The conversation regarding the removal of WordPress plugin active install growth data has continued this week. The data chart was officially removed from the WordPress.org plugin repository back on September 29, 2022.
Even as plugin authors and other community members have asked for the chart’s return, no formal reason has been given for its removal. The possibilities of privacy and security issues have been brought up, but there’s been no official announcement from WordPress leadership.
Over at WP Tavern, Sarah Gooding reports on a Trac ticket discussion started by Mark Zahra. WordPress co-founder Matt Mullenweg has chimed in and said that adding relevant statistics for plugin authors “…will take some work but it’s doable.” Mullenweg also responded to a tweet from Zahra stating, “We’ll add something new for small plug-in devs.”
Meanwhile, the community continues to express concern. Investor and artist Jean Galea wondered if WordPress is entering a “death spiral”. And MasterWP’s Rob Howard says WordPress may be turning away its biggest fans.
Next up (listen to the podcast for more): Michelle Frechette with the Community Minute!
Community Minute Transcript
Hi, This is Michelle Frechette with your WordPress Community Minute.
How Open Source is WordPress? And how much weight does the community carry? This week we’ve seen a lot of discussion around the Active Install Growth Chart in the WordPress Repository.
Mark Zahra has rallied the community to push back and find answers. He has an open meta track ticket you can follow and comment on to see where this goes, but it does beg the question – how open source is our community when decisions can be made unilaterally without warning and without community input? This isn’t the first time the community has dealt with changes (remember when Gutenberg was introduced?), and it certainly won’t be the last time (history in any community bears witness to this), but when should the community be involved, how much involvement should there be, and how and when do you notify the community at large? Decision by committee is difficult enough, and decision by community is called an election. Surely there must be a way that we can gather information, keep the community informed, and move forward in a mutually-beneficial way. I don’t claim to have solutions, but I, along with many of you, will be watching to see how this goes.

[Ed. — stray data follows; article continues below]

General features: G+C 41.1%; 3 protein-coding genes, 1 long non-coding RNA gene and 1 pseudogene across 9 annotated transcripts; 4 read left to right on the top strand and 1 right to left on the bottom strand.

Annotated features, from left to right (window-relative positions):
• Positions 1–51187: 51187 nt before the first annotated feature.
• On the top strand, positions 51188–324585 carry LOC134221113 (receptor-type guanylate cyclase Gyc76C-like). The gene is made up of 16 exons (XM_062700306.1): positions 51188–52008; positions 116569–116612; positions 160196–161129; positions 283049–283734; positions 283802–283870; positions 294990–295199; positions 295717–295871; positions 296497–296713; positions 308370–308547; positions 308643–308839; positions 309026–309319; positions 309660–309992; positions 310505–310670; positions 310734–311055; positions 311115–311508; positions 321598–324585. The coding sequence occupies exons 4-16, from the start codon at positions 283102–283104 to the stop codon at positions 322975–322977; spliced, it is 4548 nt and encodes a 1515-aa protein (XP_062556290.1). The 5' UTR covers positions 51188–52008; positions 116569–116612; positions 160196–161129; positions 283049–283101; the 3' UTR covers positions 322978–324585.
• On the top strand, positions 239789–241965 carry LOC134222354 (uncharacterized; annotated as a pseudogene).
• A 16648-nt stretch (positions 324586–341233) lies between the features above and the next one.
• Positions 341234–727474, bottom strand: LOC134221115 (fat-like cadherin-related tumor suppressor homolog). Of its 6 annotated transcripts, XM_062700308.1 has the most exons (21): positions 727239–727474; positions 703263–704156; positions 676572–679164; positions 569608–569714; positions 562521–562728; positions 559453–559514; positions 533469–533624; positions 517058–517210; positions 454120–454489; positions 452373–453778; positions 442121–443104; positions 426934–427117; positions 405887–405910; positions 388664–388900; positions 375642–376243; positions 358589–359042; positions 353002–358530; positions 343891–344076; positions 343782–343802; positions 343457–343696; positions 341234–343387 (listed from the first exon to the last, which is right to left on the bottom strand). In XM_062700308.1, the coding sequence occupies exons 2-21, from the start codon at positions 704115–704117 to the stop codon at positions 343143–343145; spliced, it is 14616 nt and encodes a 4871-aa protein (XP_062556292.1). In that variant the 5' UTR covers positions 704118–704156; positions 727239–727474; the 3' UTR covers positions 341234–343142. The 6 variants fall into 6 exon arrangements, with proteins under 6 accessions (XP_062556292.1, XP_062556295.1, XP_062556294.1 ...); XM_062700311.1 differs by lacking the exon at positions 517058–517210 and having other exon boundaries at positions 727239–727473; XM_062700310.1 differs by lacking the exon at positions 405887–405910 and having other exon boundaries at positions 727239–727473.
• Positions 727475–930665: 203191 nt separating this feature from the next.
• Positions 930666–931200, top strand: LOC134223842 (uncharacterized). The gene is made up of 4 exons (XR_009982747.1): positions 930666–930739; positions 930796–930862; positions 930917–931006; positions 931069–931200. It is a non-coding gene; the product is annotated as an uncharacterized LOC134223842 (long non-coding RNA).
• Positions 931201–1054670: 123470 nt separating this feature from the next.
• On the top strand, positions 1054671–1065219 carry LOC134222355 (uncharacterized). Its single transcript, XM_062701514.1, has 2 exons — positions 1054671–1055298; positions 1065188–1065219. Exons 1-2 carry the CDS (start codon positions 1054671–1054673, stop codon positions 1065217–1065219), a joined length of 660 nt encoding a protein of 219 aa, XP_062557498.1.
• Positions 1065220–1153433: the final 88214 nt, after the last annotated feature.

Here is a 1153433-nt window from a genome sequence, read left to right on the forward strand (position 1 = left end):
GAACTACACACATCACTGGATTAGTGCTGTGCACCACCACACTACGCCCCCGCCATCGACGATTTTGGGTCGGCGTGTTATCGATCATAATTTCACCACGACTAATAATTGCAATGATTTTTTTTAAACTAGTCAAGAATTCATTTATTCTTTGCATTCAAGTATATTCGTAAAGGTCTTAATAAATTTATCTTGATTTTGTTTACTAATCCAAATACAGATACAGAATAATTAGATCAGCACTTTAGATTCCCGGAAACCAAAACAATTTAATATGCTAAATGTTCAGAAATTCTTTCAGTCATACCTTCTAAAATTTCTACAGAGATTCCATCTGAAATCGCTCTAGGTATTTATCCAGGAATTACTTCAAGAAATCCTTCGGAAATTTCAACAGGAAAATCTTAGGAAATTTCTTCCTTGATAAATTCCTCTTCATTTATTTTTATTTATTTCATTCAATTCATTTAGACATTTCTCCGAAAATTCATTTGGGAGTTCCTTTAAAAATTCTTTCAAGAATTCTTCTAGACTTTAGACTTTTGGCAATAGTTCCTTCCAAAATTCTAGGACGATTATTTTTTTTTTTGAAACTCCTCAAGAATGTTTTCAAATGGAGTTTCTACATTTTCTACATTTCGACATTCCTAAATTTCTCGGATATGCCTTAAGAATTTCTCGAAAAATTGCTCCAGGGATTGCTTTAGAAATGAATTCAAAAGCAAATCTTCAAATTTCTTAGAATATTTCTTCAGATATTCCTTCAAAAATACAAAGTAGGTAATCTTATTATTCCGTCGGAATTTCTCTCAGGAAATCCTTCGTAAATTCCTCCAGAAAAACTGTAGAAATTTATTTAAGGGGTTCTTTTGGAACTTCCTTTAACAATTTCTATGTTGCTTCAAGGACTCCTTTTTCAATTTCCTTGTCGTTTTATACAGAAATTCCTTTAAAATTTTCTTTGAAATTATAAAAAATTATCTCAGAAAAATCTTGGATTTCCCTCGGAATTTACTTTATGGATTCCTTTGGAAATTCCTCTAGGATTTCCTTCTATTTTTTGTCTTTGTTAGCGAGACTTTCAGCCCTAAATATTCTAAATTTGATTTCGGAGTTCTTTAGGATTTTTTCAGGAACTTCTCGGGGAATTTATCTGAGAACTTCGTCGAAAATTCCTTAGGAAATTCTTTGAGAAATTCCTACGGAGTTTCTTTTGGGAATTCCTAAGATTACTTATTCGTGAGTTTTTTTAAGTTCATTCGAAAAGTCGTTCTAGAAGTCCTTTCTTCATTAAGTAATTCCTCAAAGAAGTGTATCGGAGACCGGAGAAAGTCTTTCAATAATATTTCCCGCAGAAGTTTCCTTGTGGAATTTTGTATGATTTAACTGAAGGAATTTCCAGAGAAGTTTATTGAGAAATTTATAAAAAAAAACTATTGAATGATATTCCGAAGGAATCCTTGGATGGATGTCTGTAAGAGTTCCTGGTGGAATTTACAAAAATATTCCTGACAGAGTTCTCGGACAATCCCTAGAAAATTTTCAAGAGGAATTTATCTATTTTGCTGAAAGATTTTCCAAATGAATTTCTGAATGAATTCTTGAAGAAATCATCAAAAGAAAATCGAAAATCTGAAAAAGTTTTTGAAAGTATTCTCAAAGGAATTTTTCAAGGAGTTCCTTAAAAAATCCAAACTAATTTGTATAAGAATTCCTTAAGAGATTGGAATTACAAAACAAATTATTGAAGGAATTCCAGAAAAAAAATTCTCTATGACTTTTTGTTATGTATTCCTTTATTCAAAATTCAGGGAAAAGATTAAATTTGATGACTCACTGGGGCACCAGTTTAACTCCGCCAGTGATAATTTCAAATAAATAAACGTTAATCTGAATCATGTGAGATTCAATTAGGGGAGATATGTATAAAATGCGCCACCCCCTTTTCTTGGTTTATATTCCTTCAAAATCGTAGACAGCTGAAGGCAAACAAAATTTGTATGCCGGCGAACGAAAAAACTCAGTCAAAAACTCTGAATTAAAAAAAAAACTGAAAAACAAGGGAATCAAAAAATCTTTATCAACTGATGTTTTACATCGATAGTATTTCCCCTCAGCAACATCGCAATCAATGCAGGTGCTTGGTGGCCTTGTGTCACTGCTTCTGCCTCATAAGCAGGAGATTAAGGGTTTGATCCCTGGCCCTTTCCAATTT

Links You Shouldn’t Miss
MasterWP’s WordCamp travel sponsorship program plans to keep on rolling in 2023. It aims to enable a diverse group of people to attend events by defraying travel costs. This year, the program helped seven recipients head to WordCamp US in San Diego, California.
Rob Howard wrote about the reasoning behind and the impact of the program. There’s also a form for anyone interested in receiving a travel stipend to attend WordCamp US 2023 in National Harbor, Maryland.
Howard also put out a call for potential sponsors. For our part, the WP Minute has made a $1,500 contribution.
From the Grab Bag
Now it’s time to take a look at some other interesting topics shared by our contributors.
- A hosted WooCommerce package will be coming to WordPress.com in 2023.
- Carl Alexander took a look at the ups and downs of contributing to WordPress outside of the official project.
- Matt Cromwell and Kim Coleman sat down with AccessAlly founder Nathalie Lussier to discuss outlining a WordPress product roadmap.
- WordPress 6.1 will see a performance boost, thanks to the addition of database query caching.
- A familiar name is listed in Newsweek’s “America’s 100 Most Loved Workplaces 2022” rankings. Automattic, owner of WordPress.com and founded by Matt Mullenweg, came in at #31 this year.
- Open source search engine Meilisearch recently announced $15 million Series A round funding.
New Members This Week
- Dominyka Mikšenaite
Thanks to all of the members who shared these links today:
- Lesley Sim
- Dave Rodenbaugh
- John Locke
- Angela Bowman